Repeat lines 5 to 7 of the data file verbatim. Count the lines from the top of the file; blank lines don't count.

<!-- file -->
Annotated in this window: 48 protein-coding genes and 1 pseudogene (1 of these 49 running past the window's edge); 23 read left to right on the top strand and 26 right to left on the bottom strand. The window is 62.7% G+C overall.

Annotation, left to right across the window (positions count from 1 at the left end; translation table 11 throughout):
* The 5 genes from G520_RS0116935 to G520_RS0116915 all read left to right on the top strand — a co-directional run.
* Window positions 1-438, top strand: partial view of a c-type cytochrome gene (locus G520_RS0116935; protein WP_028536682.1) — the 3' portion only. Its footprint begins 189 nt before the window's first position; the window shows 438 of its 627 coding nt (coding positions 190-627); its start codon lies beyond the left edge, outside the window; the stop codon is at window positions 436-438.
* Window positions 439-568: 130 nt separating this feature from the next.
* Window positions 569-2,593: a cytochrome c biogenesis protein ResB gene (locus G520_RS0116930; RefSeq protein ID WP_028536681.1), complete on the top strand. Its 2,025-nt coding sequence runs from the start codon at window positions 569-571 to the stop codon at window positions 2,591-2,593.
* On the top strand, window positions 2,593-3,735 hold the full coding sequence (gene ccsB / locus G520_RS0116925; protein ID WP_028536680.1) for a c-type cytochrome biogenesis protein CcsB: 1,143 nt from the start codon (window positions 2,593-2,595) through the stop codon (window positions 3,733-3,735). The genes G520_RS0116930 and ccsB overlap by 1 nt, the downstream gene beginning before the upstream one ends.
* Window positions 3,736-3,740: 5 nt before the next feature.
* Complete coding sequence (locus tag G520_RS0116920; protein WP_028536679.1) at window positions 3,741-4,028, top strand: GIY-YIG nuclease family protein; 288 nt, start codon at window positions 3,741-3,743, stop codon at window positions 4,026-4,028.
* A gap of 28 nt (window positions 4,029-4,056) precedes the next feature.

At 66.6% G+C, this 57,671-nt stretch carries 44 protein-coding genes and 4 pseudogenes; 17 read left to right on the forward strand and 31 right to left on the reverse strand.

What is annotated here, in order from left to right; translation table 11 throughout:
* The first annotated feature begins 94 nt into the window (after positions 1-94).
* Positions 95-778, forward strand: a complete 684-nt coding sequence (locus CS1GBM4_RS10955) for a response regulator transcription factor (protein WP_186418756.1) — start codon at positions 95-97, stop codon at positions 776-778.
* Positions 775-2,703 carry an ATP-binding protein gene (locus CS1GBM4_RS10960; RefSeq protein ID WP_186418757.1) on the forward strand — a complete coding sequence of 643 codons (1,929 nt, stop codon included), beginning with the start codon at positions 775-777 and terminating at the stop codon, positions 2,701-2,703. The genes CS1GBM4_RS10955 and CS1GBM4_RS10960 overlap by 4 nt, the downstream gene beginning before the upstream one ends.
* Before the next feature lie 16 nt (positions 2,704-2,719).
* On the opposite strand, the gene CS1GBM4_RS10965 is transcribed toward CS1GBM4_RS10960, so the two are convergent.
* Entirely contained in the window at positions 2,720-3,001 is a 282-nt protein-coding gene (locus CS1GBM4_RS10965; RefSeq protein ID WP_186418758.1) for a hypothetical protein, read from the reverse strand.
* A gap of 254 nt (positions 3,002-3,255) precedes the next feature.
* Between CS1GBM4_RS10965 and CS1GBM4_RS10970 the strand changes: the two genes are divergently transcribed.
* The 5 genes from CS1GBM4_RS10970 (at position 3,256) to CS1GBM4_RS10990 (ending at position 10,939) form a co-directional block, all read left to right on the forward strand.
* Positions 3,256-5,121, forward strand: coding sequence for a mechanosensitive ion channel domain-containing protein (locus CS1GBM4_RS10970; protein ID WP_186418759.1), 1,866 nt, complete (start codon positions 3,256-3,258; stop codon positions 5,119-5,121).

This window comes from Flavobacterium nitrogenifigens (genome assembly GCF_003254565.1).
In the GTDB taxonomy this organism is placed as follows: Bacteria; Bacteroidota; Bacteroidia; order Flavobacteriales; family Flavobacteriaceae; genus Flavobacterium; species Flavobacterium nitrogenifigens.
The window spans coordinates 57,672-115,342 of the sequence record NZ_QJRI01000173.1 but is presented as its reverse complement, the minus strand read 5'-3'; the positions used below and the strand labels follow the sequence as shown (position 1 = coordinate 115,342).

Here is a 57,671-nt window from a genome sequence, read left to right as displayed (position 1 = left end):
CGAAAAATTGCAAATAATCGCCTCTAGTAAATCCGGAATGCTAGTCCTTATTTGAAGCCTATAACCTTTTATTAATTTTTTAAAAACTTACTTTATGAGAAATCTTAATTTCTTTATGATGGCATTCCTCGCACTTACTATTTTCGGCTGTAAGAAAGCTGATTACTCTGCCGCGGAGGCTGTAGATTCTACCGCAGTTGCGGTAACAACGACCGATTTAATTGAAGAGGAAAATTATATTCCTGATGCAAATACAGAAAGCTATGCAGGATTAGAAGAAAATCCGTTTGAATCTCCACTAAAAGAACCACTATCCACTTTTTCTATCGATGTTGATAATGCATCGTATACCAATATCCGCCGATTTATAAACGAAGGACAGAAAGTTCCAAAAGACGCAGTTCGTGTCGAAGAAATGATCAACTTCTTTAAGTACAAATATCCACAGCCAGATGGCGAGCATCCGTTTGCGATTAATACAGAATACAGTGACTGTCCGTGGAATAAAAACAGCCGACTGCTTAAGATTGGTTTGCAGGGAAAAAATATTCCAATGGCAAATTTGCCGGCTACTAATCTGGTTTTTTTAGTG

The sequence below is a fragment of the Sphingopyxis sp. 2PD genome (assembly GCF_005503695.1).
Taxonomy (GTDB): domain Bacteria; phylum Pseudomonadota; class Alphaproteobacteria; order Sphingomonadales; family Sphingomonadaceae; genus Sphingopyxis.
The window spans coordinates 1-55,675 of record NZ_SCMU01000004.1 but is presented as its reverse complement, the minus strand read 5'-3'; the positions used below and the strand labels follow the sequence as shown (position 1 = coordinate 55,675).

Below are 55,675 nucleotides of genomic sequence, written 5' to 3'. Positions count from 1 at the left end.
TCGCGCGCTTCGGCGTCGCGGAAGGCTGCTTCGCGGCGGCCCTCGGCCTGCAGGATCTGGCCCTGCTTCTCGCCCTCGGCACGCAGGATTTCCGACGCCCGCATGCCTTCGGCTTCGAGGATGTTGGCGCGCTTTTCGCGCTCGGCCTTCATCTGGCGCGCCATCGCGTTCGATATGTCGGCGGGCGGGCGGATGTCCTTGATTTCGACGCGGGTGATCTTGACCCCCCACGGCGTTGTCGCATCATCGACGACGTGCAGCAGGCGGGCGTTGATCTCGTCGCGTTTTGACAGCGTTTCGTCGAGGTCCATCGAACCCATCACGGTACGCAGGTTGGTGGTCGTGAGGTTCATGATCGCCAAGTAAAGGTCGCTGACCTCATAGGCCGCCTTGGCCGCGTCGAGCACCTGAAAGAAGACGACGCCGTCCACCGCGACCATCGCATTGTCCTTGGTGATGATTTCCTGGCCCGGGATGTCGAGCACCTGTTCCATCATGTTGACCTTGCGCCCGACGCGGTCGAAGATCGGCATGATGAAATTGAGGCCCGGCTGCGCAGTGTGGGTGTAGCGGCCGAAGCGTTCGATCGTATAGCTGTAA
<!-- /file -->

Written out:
* Window positions 439-568: 130 nt separating this feature from the next.
* Window positions 569-2,593: a cytochrome c biogenesis protein ResB gene (locus G520_RS0116930; RefSeq protein ID WP_028536681.1), complete on the top strand. Its 2,025-nt coding sequence runs from the start codon at window positions 569-571 to the stop codon at window positions 2,591-2,593.
* On the top strand, window positions 2,593-3,735 hold the full coding sequence (gene ccsB / locus G520_RS0116925; protein ID WP_028536680.1) for a c-type cytochrome biogenesis protein CcsB: 1,143 nt from the start codon (window positions 2,593-2,595) through the stop codon (window positions 3,733-3,735). The genes G520_RS0116930 and ccsB overlap by 1 nt, the downstream gene beginning before the upstream one ends.